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Deepak Somaya, Ph.D. 02, received the Best Dissertation Award for his dissertation, "Patent Strategy Viewed through the Lens of Patent Litigation," from the Technology and Innovation Management Division of the Academy of Management in August 2003. He now serves as an assistant professor of Logistics, Business and Public Policy at The Robert H. Smith School of Business at the University of Maryland.

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Jonathan Berk, the Harold Furst Associate Professor of Management Philosophy and Values, wrote an op-ed piece for the San Francisco Chronicle titled, "Government's Hand in Our Investments: Reforming Proposition 13," which was published on September 2. For the full text visit http://www.sfgate.com/cgi-bin/article.cgi?file=/chronicle/archive/2003/09/02/ ED282315.DTL&type=printable.

Janet Yellen, the Eugene E. and Catherine M. Trefethen Professor of Business Administration, was mentioned in the Chicago Tribune on August 31 in an article titled, "Analysts: More Taxes Needed to Pay for Medicare, Social Security."

Dean Tom Cambell was quoted in an article in the San Francisco Chronicle on August 31 titled, "Healthy Growth in State's Union Membership." Campbell commented that the Haas School policy is to remain neutral in the current labor dispute of the Claremont Hotel. Read the full text at http://www.sfgate.com/cgi-bin/article.cgi?file=/chronicle/archive/2003/08/31/ BU263367.DTL

Tulin Erdem, the E.T. Grether Professor of Business Administration and Marketing, was quoted in the Detroit Free Press on August 28 in an article titled, "Style: Riders Drive Sales of Harley Accessories." Erdem commented that Harley-Davidson was a perfect example of brand building and brand community.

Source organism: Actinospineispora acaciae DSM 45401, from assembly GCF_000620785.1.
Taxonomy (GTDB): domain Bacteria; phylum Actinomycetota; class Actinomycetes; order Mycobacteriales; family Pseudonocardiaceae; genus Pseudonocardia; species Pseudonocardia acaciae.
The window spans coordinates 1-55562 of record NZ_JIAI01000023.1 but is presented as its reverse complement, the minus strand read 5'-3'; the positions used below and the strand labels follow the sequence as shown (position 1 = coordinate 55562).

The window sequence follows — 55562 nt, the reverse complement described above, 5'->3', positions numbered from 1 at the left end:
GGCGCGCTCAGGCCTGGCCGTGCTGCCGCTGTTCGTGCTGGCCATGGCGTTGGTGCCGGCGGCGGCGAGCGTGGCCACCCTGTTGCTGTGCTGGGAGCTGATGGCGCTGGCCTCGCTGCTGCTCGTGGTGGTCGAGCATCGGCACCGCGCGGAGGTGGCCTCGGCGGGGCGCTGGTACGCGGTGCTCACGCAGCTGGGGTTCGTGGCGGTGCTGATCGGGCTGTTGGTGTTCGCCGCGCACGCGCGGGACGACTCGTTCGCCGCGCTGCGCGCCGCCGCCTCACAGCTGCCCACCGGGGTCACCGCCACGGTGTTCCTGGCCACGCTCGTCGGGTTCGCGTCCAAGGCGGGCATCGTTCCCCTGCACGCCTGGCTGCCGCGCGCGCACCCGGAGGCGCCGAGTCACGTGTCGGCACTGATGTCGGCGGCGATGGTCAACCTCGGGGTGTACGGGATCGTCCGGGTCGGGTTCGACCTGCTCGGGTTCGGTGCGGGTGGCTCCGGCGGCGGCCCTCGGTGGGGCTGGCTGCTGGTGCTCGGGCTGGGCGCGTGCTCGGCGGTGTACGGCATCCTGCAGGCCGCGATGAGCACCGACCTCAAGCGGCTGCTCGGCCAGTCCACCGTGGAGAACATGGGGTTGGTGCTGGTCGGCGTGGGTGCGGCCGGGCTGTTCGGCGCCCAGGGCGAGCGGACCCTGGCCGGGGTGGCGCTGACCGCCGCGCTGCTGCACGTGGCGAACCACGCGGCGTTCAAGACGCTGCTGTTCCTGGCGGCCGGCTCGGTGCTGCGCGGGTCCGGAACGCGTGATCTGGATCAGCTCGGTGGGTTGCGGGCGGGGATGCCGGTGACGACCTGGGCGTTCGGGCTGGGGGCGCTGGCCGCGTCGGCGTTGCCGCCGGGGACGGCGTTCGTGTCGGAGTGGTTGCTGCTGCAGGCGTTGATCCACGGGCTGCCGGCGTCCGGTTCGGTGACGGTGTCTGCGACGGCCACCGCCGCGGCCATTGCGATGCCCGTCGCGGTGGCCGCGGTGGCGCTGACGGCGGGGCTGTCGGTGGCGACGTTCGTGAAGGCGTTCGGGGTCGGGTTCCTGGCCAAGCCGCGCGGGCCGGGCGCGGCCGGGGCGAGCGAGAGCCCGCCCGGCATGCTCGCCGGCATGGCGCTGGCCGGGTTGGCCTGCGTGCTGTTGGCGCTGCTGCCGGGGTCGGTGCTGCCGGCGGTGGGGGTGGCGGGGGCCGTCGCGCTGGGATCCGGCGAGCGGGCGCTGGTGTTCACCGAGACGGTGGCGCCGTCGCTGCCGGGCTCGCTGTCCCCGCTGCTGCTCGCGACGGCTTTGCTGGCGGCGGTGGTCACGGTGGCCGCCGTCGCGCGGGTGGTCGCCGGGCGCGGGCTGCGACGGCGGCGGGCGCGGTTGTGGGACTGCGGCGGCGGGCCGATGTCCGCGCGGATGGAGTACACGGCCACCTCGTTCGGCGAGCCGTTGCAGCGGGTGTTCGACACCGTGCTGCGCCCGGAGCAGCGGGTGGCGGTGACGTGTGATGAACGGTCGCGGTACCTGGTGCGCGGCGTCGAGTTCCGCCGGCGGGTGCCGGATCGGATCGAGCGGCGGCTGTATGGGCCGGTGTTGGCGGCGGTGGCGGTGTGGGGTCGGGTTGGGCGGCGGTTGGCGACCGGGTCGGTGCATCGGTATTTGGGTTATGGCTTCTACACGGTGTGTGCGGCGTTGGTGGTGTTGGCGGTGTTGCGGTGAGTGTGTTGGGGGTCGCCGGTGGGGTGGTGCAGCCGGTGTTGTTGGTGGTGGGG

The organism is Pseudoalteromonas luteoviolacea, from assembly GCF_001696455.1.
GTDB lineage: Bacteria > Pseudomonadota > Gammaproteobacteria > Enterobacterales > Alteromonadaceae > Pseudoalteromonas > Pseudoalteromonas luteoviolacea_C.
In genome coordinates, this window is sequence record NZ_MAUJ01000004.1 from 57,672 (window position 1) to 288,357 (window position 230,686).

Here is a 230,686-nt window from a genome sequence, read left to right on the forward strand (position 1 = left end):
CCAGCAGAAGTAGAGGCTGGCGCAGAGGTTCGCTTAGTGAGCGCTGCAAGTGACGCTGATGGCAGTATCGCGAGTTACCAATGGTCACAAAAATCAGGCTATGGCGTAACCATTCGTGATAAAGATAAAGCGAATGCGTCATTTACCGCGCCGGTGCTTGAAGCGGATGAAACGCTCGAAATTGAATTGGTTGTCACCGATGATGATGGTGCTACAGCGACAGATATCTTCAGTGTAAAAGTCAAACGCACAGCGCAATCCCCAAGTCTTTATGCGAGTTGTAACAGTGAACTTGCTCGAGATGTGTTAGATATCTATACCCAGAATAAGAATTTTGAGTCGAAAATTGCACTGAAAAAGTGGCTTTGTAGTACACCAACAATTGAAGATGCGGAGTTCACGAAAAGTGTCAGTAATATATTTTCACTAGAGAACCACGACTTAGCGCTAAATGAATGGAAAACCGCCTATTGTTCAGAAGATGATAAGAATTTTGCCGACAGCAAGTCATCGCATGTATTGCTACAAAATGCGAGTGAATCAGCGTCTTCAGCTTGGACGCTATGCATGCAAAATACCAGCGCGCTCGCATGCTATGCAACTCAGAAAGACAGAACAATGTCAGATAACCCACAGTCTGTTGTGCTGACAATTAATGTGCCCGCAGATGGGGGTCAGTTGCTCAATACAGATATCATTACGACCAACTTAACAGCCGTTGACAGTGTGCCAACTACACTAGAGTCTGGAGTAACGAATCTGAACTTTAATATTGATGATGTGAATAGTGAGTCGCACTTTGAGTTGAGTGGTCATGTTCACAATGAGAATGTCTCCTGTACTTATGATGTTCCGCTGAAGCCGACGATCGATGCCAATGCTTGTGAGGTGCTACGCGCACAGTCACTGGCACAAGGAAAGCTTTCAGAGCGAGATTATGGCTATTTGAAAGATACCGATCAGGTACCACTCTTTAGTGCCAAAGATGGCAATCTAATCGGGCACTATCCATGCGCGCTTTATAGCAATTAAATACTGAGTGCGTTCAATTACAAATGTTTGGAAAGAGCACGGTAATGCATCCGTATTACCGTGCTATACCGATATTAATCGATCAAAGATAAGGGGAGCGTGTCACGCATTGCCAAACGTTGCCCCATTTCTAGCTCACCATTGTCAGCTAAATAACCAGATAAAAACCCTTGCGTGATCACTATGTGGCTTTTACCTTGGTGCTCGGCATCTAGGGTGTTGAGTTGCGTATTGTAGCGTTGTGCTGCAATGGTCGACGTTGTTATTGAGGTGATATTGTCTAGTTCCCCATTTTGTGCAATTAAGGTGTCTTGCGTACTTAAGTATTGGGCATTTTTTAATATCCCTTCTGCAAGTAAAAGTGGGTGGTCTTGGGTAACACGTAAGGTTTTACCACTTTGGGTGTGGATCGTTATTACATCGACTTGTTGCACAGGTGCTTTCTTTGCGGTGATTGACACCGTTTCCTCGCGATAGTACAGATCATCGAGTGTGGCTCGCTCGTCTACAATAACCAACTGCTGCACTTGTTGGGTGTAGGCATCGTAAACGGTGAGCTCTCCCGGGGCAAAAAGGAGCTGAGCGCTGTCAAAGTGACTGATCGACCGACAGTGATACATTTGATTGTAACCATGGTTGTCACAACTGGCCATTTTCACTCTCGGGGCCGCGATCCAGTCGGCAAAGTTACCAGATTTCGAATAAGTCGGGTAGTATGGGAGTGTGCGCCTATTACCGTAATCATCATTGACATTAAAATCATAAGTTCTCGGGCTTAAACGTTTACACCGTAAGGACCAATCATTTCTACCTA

Severin Borenstein, the E.T. Grether Professor in Public Policy and Business, was quoted in the San Jose Mercury News on August 29 in an article titled "Bustamante Supports Gas Price Limits, More Regulation." Borenstein commented that regulating gas prices would be detrimental to consumer interests.

Kenneth Rosen, the California State Professor in the Real Estate and Urban Economics, was quoted in the Atlanta Journal-Constitution on August 28 in an article titled "Pinch Felt as Mortgage Rates Climb." Rosen commented on the possible economic effects of the declining rate of refinancing home loans.

Research by Terrance Odean, associate professor in the Finance Group, was mentioned in the Financial Times on August 27 in an article titled "The Real Questions About Market Efficiency - Economists Offer Conflicting Advice to Investors."

Kenneth Rosen was quoted in The Wall Street Journal on August 27 in an article titled "Purchases of Troubled Commercial Mortgages Gain Popularity."

The National Social Venture Competition (NSVC) and the UC Berkeley Business Plan Competition were featured in the September issue of Inc. Magazine in an article on business plan competitions titled, "How to Win Big and Get Ahead Fast." NSVC winner Sarah Takesh, MBA 03, and UC Berkeley Business Plan winner, Dan Burnett, were both mentioned in the piece. Read the full text at http://www.inc.com/magazine/20030901/bizplan.html.

Severin Borenstein did on-air interviews with several radio and television stations in the past month.